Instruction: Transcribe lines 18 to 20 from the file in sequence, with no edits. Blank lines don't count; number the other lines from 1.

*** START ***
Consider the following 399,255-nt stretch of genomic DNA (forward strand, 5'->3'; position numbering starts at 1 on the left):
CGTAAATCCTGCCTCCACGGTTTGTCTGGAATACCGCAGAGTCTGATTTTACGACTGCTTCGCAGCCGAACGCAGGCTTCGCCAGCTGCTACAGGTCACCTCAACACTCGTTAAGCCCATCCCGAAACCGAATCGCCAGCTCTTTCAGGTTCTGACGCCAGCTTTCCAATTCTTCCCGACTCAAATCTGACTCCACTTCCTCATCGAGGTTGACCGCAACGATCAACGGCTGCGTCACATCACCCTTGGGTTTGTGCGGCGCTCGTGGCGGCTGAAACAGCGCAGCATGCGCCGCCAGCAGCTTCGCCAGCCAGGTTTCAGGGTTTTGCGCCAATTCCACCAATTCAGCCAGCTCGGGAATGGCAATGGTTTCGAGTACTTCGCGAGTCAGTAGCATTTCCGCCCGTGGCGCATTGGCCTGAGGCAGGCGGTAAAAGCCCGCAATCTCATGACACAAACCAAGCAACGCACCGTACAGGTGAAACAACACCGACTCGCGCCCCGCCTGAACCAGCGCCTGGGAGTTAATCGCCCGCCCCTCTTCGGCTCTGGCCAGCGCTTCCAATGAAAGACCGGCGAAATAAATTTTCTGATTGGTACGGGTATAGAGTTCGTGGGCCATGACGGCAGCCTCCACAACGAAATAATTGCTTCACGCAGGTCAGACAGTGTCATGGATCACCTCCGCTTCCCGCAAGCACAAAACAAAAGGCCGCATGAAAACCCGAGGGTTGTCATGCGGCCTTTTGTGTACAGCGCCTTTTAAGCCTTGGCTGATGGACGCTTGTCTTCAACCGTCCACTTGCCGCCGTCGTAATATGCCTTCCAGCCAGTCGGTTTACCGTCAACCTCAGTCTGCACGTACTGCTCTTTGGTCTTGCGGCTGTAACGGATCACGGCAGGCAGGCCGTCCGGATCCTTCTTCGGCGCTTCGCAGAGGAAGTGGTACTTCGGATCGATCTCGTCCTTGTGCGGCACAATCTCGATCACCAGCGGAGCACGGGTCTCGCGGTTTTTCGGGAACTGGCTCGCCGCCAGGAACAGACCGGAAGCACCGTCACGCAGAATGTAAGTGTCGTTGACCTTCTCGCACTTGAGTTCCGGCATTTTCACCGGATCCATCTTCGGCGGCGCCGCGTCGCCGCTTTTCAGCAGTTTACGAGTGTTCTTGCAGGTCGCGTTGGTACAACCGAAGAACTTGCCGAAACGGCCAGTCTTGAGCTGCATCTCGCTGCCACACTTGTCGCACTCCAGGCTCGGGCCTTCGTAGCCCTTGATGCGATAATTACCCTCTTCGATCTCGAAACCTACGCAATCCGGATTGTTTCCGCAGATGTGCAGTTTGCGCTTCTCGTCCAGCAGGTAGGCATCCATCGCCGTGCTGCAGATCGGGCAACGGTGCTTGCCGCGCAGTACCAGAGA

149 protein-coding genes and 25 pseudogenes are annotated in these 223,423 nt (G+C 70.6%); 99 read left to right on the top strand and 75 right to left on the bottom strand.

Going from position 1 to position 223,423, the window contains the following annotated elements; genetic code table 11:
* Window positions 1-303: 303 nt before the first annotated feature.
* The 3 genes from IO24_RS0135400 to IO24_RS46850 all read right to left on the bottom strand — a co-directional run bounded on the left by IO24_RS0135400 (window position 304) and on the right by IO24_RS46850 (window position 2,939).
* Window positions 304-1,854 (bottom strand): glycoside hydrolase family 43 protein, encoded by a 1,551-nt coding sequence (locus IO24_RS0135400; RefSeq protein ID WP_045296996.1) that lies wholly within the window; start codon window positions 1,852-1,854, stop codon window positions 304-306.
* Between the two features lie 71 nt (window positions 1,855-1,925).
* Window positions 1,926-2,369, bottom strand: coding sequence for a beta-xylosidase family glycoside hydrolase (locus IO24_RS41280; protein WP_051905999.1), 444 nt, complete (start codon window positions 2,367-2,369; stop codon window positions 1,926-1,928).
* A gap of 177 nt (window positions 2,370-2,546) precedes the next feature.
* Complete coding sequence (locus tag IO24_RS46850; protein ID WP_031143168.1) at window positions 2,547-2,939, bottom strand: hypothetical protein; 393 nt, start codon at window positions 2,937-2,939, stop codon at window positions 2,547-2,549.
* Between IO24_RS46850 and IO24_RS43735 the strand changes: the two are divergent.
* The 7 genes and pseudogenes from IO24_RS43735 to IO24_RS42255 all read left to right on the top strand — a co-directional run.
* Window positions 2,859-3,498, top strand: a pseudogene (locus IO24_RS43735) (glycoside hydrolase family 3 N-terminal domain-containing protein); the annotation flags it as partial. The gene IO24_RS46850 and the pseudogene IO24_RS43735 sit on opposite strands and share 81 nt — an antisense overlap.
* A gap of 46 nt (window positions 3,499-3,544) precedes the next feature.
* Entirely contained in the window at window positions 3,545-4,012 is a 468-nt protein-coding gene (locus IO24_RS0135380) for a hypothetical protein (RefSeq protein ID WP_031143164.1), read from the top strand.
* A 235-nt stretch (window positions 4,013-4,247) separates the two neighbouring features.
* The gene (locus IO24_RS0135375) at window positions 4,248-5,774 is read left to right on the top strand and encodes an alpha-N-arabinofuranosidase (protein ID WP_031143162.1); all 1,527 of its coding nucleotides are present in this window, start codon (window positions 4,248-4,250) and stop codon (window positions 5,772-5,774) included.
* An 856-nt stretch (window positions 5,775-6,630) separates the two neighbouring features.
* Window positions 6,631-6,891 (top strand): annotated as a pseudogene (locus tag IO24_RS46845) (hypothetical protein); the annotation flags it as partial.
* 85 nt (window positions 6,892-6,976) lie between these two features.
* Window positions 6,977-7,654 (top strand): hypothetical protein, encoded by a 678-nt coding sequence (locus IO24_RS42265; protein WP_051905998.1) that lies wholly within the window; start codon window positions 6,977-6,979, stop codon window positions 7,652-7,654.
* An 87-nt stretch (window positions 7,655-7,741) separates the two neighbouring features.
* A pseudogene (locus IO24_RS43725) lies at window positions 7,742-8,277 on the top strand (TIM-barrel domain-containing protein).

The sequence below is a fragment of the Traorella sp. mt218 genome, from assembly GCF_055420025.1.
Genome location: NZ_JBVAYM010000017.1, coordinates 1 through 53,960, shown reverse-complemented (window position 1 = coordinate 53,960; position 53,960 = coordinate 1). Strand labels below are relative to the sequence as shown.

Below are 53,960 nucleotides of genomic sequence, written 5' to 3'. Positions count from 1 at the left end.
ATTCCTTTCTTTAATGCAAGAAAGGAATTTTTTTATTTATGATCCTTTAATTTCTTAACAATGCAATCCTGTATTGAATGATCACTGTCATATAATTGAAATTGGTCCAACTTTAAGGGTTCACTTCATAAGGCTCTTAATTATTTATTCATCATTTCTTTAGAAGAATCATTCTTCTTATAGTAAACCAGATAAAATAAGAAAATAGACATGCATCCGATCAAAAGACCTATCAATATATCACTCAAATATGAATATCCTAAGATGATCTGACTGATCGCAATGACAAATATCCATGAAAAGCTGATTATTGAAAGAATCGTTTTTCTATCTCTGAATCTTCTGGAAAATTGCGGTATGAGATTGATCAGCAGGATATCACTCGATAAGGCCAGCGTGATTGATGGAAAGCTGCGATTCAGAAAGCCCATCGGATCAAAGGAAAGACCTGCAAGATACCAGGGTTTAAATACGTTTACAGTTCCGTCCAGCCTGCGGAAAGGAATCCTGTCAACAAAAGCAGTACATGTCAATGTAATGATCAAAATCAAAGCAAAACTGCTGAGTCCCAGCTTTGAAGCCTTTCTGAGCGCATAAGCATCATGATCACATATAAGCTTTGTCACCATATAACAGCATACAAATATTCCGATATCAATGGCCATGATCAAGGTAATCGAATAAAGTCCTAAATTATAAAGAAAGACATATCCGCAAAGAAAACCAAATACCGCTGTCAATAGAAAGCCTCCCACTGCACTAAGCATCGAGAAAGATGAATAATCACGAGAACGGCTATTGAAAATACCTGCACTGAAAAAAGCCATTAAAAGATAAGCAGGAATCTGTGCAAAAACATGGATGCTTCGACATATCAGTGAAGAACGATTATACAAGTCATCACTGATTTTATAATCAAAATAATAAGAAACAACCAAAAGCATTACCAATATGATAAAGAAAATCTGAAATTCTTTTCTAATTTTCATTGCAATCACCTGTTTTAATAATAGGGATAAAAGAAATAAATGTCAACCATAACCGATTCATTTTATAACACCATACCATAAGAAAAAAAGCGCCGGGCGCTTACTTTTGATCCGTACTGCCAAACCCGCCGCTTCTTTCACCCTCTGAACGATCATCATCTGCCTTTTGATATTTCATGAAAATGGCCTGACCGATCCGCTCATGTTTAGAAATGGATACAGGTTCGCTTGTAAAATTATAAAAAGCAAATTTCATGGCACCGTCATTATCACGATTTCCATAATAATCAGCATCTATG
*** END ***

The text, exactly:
* The gene (locus IO24_RS0135375) at window positions 4,248-5,774 is read left to right on the top strand and encodes an alpha-N-arabinofuranosidase (protein ID WP_031143162.1); all 1,527 of its coding nucleotides are present in this window, start codon (window positions 4,248-4,250) and stop codon (window positions 5,772-5,774) included.
* An 856-nt stretch (window positions 5,775-6,630) separates the two neighbouring features.
* Window positions 6,631-6,891 (top strand): annotated as a pseudogene (locus tag IO24_RS46845) (hypothetical protein); the annotation flags it as partial.